European Outlook: Asian stock markets moved cautiously higher overnight and are heading for a strong week, for Hong Kong the best of the year, helped by a rally in banks and underpinned by cautious comments from Yellen, who doesn’t seem to be in a rush to tighten policy. Central banks remain the key focus and the announcement that Draghi will be speaking at Jackson Hole shortly before the September policy meeting has sparked speculation that he will use the chance to lay out the ECB’s tapering plans, coupled with remarks from BoE’s MacCafferty that the BoE should revisit the guidance on the unwinding of QE sent European yields higher yesterday afternoon, while capping gains in Eurozone equities and seeing the FTSE 100 closing in the red. Stock futures are pointing to a rebound in the FTSE 100, and Yellen’s comments may help bond yields to come off highs at the end of the week. The European calendar has Eurozone trade data as well as final Italian HICP readings.
Fed Chair Yellen: has concluded her testimony yesterday. There wasn’t an attempt to walk back from the cautiously optimistic tone from yesterday’s testimony where she hedged the softer inflation dynamics. Other than her comment that the balance sheet is unwound is likely to push up rates at the long end, there weren’t any big revelations yesterday. That indication has seen the 30-year yield jump 5 bps to 2.925%, with the 5s-30s spread has steepened to 101.6 bps from 100.9 bps yesterday. It was as narrow as 93.5 bps on July 3. She said Q2 GDP growth should be “significantly stronger” versus Q1, but reaching a 3% pace would be “quite challenging.” Yellen on the balance sheet said that their intention is to shrink the balance sheet in a “slow, gradual, and predictable way. Fed has set out a detailed plan on how it will achieve that. Once triggered, the unwind is expected to run in the background. The run off should result in some increase in long term rates compared to the front end, she acknowledged, and the FOMC will take that into account as it sets the funds rate. She expects the funds rate to remain the principal tool of monetary policy. She repeated that the balance sheet and the quantity of reserves will be reduced over the next several years, but won’t go back to the pre-crisis levels.
U.S. reports: revealed a smaller than expected PPI downdraft into mid-year despite falling oil prices, with a lift from rising food prices thanks to hot and dry weather in the upper midwest. We also saw sustained lofty initial claims levels into the holiday week of July that defied the usual auto retooling headline, likely thanks to ongoing vehicle sector weakness and some extended summer plant shutdowns. For PPI, the 0.1% June headline and core price gain beat estimates thanks to a smaller than expected 0.5% energy price drop alongside a 0.6% food price rise. For claims, a 3k downtick to a still-elevated 247k trimmed a 6k rise to 250k (was 248k) in the prior week. Claims are averaging 247k in July, following lean prior averages of 243k in June, 241k in May, and 243k in April. Next week’s BLS survey week reading should lie within the mix of 242k in June, 233k in May, and 243k in April, though the recent up-tilt may imply an overshoot.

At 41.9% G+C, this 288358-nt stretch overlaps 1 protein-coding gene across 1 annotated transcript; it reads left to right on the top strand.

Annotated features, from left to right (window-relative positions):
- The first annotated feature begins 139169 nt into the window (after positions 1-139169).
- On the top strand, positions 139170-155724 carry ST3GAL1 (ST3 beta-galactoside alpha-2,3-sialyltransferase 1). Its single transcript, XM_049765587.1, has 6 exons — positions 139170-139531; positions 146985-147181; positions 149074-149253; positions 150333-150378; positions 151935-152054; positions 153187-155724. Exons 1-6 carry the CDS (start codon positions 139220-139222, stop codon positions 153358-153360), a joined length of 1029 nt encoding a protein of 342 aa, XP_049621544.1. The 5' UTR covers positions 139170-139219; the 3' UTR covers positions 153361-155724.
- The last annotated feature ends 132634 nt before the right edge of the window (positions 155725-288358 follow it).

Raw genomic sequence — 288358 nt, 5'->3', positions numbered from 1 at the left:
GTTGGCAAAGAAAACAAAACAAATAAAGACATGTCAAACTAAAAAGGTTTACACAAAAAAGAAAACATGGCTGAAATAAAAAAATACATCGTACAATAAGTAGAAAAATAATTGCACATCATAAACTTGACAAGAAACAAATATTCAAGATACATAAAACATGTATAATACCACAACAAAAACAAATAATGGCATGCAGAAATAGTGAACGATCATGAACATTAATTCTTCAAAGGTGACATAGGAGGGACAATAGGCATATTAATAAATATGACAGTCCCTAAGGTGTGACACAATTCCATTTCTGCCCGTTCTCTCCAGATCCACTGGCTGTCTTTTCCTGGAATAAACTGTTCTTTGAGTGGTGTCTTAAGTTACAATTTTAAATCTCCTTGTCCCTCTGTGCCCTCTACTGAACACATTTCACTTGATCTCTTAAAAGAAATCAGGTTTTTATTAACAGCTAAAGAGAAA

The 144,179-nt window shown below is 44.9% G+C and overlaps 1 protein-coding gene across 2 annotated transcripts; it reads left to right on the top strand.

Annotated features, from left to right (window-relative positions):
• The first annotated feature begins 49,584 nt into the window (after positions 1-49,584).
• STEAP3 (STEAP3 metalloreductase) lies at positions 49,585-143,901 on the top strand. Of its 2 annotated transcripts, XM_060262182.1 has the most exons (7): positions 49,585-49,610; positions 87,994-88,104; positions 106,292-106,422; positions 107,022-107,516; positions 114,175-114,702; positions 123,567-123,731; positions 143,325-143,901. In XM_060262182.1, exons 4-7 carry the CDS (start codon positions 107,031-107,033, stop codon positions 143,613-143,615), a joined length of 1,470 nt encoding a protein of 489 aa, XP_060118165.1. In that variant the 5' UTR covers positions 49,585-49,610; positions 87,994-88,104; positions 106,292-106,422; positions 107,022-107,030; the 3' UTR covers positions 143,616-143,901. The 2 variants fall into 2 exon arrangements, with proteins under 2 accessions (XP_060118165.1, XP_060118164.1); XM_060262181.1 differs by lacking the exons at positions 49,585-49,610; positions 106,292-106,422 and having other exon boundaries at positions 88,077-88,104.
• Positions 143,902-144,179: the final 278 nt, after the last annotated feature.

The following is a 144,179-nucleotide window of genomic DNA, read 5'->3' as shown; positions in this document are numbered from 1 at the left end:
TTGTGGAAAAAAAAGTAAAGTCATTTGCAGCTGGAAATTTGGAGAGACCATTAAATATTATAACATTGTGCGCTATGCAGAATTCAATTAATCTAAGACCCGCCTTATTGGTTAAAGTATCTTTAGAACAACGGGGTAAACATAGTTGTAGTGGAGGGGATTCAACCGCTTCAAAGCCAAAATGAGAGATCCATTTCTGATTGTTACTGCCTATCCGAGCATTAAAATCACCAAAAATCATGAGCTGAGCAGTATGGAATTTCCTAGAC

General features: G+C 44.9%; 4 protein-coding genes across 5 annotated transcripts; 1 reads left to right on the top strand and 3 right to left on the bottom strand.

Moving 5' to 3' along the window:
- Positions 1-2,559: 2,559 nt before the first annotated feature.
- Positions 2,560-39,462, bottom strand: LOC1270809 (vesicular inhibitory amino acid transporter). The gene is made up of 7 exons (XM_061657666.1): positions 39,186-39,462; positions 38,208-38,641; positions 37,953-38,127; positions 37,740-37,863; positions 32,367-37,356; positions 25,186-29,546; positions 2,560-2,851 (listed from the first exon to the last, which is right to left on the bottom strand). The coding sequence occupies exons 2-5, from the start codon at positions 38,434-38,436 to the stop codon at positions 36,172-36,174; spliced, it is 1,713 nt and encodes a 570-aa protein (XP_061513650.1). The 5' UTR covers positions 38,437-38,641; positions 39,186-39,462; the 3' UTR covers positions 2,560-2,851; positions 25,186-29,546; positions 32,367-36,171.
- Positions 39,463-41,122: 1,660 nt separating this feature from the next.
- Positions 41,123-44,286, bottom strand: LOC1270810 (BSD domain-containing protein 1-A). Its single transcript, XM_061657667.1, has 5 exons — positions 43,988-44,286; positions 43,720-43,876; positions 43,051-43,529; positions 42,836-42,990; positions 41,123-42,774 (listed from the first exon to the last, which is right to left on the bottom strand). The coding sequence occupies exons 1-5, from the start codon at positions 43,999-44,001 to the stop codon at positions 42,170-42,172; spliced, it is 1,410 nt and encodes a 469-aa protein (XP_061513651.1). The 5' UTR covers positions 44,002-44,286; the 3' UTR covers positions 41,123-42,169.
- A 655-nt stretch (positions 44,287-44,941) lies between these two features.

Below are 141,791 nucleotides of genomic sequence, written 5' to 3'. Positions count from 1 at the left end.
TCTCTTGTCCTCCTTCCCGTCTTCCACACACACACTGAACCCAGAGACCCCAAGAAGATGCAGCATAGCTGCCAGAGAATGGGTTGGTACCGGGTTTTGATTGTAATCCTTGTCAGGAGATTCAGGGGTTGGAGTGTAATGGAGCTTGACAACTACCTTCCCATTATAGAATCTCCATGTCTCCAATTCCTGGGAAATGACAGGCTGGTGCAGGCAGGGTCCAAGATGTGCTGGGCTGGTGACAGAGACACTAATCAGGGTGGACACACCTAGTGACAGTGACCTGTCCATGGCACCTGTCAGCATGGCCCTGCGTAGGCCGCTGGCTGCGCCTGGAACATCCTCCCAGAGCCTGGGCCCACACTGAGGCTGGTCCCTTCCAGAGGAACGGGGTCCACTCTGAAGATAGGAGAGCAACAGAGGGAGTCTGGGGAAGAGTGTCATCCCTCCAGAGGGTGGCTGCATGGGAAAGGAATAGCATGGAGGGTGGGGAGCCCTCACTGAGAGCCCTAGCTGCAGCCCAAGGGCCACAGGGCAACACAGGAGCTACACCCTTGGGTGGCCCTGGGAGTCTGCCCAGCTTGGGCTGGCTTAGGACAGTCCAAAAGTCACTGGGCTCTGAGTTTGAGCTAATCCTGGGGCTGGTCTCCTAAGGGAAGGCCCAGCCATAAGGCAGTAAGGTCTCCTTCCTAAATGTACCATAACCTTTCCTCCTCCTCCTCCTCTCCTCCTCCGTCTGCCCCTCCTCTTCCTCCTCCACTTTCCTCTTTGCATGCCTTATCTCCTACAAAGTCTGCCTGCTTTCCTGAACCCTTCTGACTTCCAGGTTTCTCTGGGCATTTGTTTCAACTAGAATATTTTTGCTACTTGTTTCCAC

Main Macro Events Today
- EU Trade Balance – May Trade Balance for expected to post an increase at 20.3B from 19.6 B last month.
- US Retail Sales – The June retail sales report expected to be a flat with the ex-autos figure up 0.2% This follows respective May figures of -0.3% for both the headline and ex-autos and 0.4% for both figures in April. There is possible downside risk from the recent declines in auto sales as well as declines in gasoline prices. Meanwhile. June CPI should post a flat headline as well with a 0.2% increase for the core. This compares to the May figures which had the headline down 0.1% and the core up 0.1% and April where the headline was 0.2% and the core 0.1%. An anticipated dip in gasoline prices could weigh on the release too.
- US CPI and Industrial Production – June industrial production data is out today and should post a 0.3% increase for the headline following a flat rate in May and a 1.1% bounce in April. Capacity utilization should tick up to 76.8% from 76.6% in May and 76.7% in April. Mining and factory employment both climbed in the June which could provide a tailwind to the release.
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